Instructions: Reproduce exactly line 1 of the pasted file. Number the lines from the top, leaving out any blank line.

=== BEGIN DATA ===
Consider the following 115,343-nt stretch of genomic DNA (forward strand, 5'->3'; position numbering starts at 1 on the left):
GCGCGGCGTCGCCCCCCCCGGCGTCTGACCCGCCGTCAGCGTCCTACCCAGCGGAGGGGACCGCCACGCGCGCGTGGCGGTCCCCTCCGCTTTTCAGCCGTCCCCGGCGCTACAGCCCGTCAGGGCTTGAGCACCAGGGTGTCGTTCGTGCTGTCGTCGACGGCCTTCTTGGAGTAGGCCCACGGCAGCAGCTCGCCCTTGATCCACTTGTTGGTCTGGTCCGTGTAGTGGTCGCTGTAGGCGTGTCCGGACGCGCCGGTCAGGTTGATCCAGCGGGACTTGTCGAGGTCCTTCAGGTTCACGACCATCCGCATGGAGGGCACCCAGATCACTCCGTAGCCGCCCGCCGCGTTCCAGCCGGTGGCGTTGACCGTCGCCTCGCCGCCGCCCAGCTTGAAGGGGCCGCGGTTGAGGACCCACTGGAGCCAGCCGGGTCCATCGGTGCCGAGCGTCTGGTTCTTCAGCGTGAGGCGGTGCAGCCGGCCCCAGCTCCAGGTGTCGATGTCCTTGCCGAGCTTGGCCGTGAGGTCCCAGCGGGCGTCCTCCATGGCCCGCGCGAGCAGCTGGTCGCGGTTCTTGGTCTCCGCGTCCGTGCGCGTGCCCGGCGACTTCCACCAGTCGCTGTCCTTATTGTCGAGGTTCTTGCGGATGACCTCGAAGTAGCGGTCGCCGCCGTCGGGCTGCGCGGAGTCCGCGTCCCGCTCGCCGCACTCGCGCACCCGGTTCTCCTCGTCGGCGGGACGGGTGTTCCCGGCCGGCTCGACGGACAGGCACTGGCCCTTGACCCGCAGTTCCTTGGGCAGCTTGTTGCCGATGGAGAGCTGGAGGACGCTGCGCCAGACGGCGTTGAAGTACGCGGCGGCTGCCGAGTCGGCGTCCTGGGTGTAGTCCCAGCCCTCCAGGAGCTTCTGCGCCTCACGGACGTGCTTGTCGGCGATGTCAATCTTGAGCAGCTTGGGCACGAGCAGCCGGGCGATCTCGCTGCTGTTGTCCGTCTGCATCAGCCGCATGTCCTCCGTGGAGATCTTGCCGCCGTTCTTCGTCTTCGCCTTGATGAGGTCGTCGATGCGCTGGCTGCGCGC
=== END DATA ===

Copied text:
Consider the following 115,343-nt stretch of genomic DNA (forward strand, 5'->3'; position numbering starts at 1 on the left):